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The misalignment may be caused by damage to inside of one of the shifter mechanism components you circled on the photo. They all stack up on a center post, and some have interlocking components to align everything just right. If one of these components is damaged (i.e. stripped out, chipped, etc.) it would not stop at the correct position, and keep rotating ...


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The combination of SL-M590, a 9 speed shifter, and the XTR RD-M900, a rear derailleur marketed as "8 speed," will work just fine with a 9 speed cassette. The reason for this compatability lies with the fact that Shimano rear derailleur's of the 7-8-9 speed mountain groups (& 7,8,9, 10 speed road groups) all share the same CABLE ACTUATION ...


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For gravel riding, why not consider remaining on a 2x drivetrain? You would get more range and less friction due to a better chainline compared to a 1x setup. Don't get me wrong, I use 1x on my MTB, but for gravel riding I think having a larger gear when doing road rides is very much welcome. Also the first option can be a bit cheaper if you would just use ...


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Your information is a little out of date, but for 9-speed, all road and mountain rear derailleurs and shifters are cross compatible from xtr and da to Alivio and Sora. Other combinations work to but for the purposes of your question, there are no issues or likely problems from your component selection.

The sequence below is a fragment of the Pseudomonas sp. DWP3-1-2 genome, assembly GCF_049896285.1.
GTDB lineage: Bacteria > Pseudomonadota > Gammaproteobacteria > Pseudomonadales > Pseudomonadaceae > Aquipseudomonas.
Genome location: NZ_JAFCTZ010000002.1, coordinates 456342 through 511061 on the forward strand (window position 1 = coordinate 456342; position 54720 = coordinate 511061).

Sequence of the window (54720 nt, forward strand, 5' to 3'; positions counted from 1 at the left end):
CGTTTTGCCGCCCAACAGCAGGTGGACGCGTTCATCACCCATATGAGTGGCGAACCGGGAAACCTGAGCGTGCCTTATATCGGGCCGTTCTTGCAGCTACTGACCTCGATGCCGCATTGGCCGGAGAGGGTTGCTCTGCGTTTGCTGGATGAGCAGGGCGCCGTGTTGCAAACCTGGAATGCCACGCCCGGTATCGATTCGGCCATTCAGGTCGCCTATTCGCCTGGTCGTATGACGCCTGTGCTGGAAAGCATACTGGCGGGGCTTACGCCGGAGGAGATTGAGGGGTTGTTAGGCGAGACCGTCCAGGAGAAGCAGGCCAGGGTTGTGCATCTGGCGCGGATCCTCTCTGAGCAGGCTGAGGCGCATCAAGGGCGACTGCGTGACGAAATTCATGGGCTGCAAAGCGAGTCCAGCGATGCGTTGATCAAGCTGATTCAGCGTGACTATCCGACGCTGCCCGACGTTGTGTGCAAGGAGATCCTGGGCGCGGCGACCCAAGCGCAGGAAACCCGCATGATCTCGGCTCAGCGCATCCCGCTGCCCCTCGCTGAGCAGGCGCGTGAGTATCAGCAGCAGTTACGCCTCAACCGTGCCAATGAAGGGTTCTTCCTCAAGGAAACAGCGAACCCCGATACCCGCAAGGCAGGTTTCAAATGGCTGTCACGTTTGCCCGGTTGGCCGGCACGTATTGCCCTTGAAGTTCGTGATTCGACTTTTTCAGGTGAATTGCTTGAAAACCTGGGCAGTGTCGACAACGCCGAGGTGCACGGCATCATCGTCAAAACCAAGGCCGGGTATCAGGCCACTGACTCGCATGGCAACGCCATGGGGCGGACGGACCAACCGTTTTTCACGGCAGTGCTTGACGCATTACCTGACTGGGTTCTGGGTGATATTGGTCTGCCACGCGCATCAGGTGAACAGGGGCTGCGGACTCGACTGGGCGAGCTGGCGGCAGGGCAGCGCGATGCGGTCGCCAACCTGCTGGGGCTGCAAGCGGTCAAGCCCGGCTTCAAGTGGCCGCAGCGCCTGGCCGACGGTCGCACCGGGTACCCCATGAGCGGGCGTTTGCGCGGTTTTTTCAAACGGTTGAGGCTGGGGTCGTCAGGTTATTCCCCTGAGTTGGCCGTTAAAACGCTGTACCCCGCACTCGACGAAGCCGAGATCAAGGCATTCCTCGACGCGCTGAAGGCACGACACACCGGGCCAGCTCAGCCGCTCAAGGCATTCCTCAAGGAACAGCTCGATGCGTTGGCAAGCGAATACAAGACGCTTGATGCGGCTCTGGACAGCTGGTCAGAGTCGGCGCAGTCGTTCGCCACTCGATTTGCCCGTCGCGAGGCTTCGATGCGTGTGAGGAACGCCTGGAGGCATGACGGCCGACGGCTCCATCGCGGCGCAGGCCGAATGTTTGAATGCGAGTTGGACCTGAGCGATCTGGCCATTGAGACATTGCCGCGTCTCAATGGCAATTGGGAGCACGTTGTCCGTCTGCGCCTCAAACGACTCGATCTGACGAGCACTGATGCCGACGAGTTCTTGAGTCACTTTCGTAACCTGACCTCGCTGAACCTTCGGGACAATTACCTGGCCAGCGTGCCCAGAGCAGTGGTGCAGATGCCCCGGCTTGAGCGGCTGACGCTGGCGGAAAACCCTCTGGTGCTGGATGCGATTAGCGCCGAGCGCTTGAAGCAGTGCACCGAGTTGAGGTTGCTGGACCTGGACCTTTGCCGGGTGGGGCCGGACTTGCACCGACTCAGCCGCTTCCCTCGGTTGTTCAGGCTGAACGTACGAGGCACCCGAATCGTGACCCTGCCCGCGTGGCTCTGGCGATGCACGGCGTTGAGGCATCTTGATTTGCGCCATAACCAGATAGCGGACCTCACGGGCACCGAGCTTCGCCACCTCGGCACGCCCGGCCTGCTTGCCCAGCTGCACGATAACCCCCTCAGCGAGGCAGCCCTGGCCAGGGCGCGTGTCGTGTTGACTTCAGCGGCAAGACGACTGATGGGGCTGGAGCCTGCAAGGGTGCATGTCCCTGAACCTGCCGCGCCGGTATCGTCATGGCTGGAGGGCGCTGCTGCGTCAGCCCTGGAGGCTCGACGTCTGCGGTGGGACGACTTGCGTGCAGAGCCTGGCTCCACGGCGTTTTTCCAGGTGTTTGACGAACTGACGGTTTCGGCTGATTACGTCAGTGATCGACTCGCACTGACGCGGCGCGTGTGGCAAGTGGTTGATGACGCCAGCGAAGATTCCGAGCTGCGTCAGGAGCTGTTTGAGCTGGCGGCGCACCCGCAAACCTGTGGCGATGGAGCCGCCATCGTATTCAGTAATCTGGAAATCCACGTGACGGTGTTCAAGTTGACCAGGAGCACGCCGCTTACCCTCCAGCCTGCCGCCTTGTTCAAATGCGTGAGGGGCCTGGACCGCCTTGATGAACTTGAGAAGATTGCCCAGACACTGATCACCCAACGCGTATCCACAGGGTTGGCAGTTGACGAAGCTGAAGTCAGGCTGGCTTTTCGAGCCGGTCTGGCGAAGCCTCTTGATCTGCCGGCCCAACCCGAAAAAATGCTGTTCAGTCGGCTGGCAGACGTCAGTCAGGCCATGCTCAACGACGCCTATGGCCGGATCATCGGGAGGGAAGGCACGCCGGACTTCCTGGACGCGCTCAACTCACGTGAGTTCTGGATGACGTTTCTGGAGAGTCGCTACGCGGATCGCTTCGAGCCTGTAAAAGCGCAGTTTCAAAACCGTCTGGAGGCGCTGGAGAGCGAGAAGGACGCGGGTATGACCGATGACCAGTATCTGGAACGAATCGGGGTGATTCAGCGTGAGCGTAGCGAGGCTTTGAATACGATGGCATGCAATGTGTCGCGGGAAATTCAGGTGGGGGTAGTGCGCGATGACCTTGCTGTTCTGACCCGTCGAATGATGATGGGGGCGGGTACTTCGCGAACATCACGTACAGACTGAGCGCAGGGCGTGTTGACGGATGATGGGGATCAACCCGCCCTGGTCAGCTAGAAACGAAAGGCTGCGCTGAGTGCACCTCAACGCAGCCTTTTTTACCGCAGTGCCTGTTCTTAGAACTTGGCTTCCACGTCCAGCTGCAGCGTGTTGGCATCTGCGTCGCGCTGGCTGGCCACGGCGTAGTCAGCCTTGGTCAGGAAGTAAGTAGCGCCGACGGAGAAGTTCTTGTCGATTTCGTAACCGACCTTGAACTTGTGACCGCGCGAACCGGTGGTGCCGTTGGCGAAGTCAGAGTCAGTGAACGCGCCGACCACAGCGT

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What i would do is check each individual part of the system. The goal here is to verify each component is not resisting the change up to the largest ring. Check the derailleur movement. As your bike has exposed cables you can wrap a rag around the front shifter cable and pull it away from the down-tube, which will actuate the derailleur. Put the shifter in ...


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It is difficult to say without physically seeing the bike and the integrity of the cable to the derailleur. One thing, I can think of is that there could be too much slack in the cable, which is why there is the need for an extra push. However, with a triple chain ring if you have a good shift from inner to middle that perhaps is not the case. Also to go ...


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You could get a 33 teeth small chainring and a 11–34 teeth cassette. Compared to your currently installed 34t chainring and 11–32t cassette it would make things 8% easier. One thing which took me a long time to realize: It’s possible to pedal quite slow. Usually you should pedal at about 90rpm, but when going up steep hills it can be necessary to drop down ...


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To go to 105 you would have to do the following: Front + Rear Derailleur Cassette, Chain Rings Chain STI Lever (at least the right one) - This alone is like $150 per lever if I recall correctly. Possibly new rear wheel Overall most people will not make a jump from Claris to 105 because the costs usually end up being almost the same price as 50% or more of ...


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It is an inline barrel adjuster. By holding the end closest to the Shimano "O" and rotating the knurled end you can finely adjust the shift point of the front derailleur. If looking at it from the knurled end, counterclockwise rotation will make the adjuster longer.Clockwise rotation will make the adjuster shorter. This movement will increase or ...


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